On this Date in 1944…

There’s a reason that “fighter-bomber” contains the word fighter. The 362nd Fighter Group destroyed 131 aircraft in the air, and several of them fell this day.

On the 378th’s second mission of the day, the squadron’s eight planes tangled with 12 Bf 109s and 20 Fw 190s, destroying six and damaging one. Lt. Joe Matte claimed four of these kills.

“I was flying as Firebrick Yellow Leader,” Matte reported, “which was acting as top cover for Red Flight.” We were vectored to Etampes, and then north to Paris. Red Flight shot up two trucks on the way to Paris at 1545. I was at 5000 feet covering Red Flight at 2000 feet and going down slowly, so I started to climb. Red three called eight (bogies) in to Red Leader and Red Leader acknowledged the call. Evidently, the planes, which were Bf 109s, did not see me as I climbed above them because every one of them was going after Red Flight. I tried to warn Red Leader but some controller cut me out on the R/T. Red Leader saw them in time to start turning to the left. The leader and his wingman wasted no time on Red One and Two, so I went down to break this attack up. The two Huns saw me and started to climb in a left turn with me in perfect position to shoot. As I fired at 200 yards, the No. 2 Hun went inside the turn of his leader. Every round seemed to hit him as he flipped to the right directly into his leader. Two explosions resulted and sent two Huns to earth. No one bailed out.

“I started another climbing turn to the left when I observed four Huns firing on another P-47, so I went down. The number two and three men broke to the right, the leader pulling up to the left in a steep climb. As he did a roll and ended up in my gunsight about 200 yards away, just a short burst blew him to pieces. I flew through the debris and picked up a little blood on my canopy.”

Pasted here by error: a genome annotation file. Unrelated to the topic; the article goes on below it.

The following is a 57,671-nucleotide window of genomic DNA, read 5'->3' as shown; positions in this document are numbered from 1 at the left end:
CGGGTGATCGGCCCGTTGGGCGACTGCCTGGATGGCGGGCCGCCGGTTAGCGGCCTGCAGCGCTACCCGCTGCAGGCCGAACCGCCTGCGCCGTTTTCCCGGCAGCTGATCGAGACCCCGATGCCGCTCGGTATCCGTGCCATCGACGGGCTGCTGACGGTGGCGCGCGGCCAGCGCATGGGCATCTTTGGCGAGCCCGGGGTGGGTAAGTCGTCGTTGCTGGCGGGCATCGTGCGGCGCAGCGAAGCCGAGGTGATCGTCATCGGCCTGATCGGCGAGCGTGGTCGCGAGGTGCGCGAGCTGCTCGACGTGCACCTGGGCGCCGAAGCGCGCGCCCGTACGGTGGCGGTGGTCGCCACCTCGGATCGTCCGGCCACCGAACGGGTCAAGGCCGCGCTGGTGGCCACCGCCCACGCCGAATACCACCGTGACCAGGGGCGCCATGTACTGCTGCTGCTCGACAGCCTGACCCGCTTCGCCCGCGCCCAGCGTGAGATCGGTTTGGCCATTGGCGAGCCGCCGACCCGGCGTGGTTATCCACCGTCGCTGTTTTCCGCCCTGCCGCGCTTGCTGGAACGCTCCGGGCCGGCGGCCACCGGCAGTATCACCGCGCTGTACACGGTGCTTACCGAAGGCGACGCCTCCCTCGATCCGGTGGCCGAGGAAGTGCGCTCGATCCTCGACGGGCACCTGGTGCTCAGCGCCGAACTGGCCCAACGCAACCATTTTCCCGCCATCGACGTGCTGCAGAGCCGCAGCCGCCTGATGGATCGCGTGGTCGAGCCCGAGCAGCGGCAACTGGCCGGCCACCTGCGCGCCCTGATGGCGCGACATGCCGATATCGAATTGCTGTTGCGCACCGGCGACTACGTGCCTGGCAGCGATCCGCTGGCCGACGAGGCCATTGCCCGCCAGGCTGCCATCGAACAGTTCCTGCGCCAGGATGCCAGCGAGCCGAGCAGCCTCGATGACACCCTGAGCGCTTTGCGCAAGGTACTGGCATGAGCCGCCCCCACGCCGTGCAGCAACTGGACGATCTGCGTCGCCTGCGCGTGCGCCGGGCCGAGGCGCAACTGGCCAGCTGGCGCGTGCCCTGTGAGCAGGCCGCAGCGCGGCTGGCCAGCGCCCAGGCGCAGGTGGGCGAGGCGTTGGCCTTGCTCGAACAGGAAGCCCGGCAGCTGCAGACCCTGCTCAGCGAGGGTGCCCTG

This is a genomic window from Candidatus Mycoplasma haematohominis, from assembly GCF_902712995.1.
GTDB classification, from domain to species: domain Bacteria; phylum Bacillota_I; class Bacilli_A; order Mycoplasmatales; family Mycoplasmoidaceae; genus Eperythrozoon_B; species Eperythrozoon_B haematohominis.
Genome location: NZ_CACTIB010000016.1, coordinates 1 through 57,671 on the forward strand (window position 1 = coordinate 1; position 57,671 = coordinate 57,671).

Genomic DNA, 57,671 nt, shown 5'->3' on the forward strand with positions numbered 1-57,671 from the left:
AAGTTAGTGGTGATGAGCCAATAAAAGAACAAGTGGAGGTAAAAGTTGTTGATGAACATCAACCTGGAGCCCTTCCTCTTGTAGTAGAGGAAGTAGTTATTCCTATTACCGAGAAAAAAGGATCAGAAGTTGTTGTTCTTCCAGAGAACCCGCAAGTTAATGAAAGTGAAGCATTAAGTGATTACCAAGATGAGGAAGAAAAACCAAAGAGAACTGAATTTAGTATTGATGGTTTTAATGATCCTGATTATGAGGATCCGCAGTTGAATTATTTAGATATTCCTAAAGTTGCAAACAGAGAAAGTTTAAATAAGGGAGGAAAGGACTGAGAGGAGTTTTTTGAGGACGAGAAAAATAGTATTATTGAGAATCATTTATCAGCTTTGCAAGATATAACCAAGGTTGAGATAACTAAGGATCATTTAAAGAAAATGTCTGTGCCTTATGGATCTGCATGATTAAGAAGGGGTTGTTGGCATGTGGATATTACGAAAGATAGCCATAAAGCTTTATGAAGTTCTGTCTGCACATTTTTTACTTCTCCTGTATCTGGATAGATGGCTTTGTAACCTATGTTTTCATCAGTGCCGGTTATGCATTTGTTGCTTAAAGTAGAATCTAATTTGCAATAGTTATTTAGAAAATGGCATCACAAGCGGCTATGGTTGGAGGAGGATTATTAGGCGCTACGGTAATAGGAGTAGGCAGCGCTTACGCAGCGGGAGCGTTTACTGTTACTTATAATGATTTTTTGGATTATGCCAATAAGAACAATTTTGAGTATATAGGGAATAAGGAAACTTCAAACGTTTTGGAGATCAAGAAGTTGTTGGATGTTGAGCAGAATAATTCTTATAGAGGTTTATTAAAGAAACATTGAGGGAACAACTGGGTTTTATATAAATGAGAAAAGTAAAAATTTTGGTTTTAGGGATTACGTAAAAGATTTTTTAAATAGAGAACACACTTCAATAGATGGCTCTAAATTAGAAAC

Matte looked to the left and saw a Bf 109 trying to make a deflection shot on him. “I pulled around straight into him, but I didn’t have enough time to shoot so I started to turning to the left with him. In three turns I was almost in position to shoot, so I fired a short burst behind him. This seemed to make him loosen up his turn so I easily pulled a deflection shot at him and let him have a short burst at 300 yards which cut off a part of his left wing. He flipped over on his back and bailed out immediately. The ship continued spinning upside down and one Bf 109 started after another P-47, so I started after him and he broke away to the right. I let him go so I could climb back for cover. My wingman was still with me at this time. As I reached 5000 feet, a 109 overshot me without firing, so I started after him in a slight dive. It was at this time that I spied 20 plus Fw 190s (from JG.26) coming down from approximately 10,000 feet. I then told my number two man to wait until I gave the signal to break. I continued chasing the 109 and was almost ready to fire when I looked around for my number two man and he was nowhere in sight. I looked too long for him, thus allowing the Fw 190s to catch me. When I hit 1000 feet, two Fw 190s were firing, one each from the left and the right. The on the right hit me in the accessory section, and the one on the left hit me in the left wing and tail. The both went under me at the same time and I can’t see how they got past me. The third ship that fired on me shot above but hit the prop and came above me, breaking to the left and up. I turned to the right and down and, as I made a 180-degree turn, I saw two large explosions on the ground, but I can’t claim this to be the two 190s because I didn’t have time to look. I headed for the deck and home and managed to get away from the Fw 190s, but I couldn’t find my wingman.”